Trace Minerals: What You Need to Know

Water is one of the most important parts of our daily lives, but most of us don’t know much about what may be lurking inside. Do the elements we unknowingly drink and put on our bodies each day matter? Actually, they do. Trace minerals are found in virtually all water found on Earth, and are an essential part of what makes the water we use taste and feel good. For better or for worse, trace minerals also have an impact on our overall health. 

What Are Trace Minerals?

Trace minerals are tiny amounts of elements like calcium, magnesium, iron, and iodine that are found naturally in the world around us. Trace elements span the range of the periodic table and even include arsenic and radionuclides (radioactive elements) like radium and radon. Human activities such as mining, urban runoff, industrial emissions, and nuclear reactions can also contribute to the presence of trace elements in the environment.


Present across the globe, these elements also make their way into the food we eat and the water we drink. While ingesting metals and other chemical substances may not sound like a good idea, these elements are not always harmful. Small amounts of certain elements, like copper and chromium, are necessary to keep our bodies functioning. Our cells are made up of a mixture of different elements, and consuming enough of them is essential to maintaining good health.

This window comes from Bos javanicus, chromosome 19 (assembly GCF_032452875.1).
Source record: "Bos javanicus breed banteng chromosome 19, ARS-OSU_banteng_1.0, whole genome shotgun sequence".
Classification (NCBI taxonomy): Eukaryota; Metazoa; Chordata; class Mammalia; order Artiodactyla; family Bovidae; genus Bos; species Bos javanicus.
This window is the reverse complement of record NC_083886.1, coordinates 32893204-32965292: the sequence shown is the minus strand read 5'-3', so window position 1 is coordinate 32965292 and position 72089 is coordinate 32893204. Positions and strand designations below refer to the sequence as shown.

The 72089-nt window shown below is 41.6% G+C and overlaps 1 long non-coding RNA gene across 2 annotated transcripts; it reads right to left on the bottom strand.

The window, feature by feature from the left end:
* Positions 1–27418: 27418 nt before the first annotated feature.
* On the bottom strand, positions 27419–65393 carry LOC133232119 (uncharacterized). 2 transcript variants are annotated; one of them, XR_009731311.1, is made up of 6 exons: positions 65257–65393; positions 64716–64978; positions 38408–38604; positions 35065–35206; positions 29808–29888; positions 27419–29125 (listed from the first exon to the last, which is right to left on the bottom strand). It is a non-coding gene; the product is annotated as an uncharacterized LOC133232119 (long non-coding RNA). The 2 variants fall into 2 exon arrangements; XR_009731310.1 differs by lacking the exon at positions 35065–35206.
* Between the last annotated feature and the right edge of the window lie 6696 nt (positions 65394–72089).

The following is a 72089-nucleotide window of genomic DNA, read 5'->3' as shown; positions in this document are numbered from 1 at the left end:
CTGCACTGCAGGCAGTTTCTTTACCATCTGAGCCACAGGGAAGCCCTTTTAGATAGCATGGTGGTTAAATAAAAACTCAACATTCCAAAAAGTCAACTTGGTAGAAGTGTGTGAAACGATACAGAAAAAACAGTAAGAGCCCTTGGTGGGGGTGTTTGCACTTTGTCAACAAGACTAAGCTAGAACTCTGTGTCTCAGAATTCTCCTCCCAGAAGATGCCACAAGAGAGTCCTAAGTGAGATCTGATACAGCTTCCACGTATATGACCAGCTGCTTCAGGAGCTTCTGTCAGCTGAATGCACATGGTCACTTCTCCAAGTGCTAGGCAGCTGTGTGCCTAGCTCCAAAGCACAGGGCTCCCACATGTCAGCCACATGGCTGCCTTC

Almost all water contains trace minerals of some kind. A study of American drinking water sources found that both tap water and bottled water available in the United States contained high trace levels of calcium, magnesium, and sodium. Water with particularly high concentrations of these is often referred to as “hard” water. While not usually dangerous, hard water can have a distinct, sometimes unpleasant taste and feel compared to softer, less mineral-rich water. 

What Minerals Are Common in Florida Tap Water?

Most tap water in Florida is classified as hard water, identified by the United States Geological Survey as having higher than usual concentrations of calcium carbonate. Due to much of the groundwater in Florida percolating through limestone deposits, traces of calcium and magnesium are common.